When performance of the "The Vagina Monologues" at a university becomes a touchstone for determining what is or is not academic freedom, you just have to throw the millennarian doomsayers an extra quarter. Fr. James O'Connell won't have any of it while he's at the helm of America's only pontifical university. The drama queens aren't happy about it.
The same article linked above notes that at the Georgetown Hoya a columnnist was removed from the staff for writing a review that sharply criticized a performance of VM there and his review was never published. But noooo, that's not suppression of free thought. Only those damn papists are capable of infringing on intellectual freedom.
Crescat Sententia wonders whether this issue indicates an intrinsic limitation to greatness for any Catholic university. (HT: Mirror of Justice) I have a soft spot for my fellow Maroons, particularly those who are much smarter than I, but on this is one philosophical point I part ways with the UChicago model of a liberal education. Chicago just never went far enough during its honeymoon dalliance with Thomism back in the day. At any rate, what it would perhaps admit if it did, is that a modern liberal paideia at schools like Chicago cannot tolerate morality or revelation as having any standards accessible to reason. This is its primary intellectual blindspot. Liberal ed holds its students and professors to lofty standards of academic form and content in all its departments, except when it comes to morality, ethics, or religion. There the only standard is tolerance subjectivized and privatized, which is of course a dishonest double standard. Catholic universities, by their very existence and relationship to a Magisterial Church, have always challenged this glaring lacuna at the heart of post-Enlightenment learning in the West.
Fr. O'Connell has simply made it plain and firm that at the Catholic University of America, right reason advises against sponsorship of a play that is of such low quality in terms of its contribution to moral or political discourse as to disqualify it from admission to the school's resources. As a function of intellectual freedom, do grad students have a "right" to put on a performance of The Wiggles? I'd argue no, even though the Wiggles are well known to stand for "family values" (to a fault IMO). They may be great for the family living room but at a university, it's just not up to snuff. Rather than moralizing over the VM problem, I'd argue that this is a "clinical" matter of intellectual and moral standard-setting. Granted, there are no hard and fast rules in excluding the performance of a particular play at a university, but universities can and do make these discretionary calls all the time. To accuse a Catholic university for violating intellectual freedom on these grounds is thus a red herring.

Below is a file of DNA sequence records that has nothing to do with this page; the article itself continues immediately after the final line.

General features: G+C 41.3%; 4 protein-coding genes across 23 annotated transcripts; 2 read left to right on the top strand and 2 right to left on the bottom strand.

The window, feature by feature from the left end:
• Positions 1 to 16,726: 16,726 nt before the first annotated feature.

If by "greatness" Crecat Sententia meant the apotheosis of Enlightenment ideals, then I say, let the secularist schools have it. Catholic schools should not be intimidated by these alluring suggestions that they need to sponsor a play of dubious quality to be great. So long as we as a society remain mired in a culture that measures artistic greatness in terms of the amount mud one can splatter on traditions and conventions alone, it will be the Catholic universities that history will hold to be great. Unfortunately, most Catholic universities haven't yet found the cahones to buck the pressure to conform their minds to the world's worst stupidity.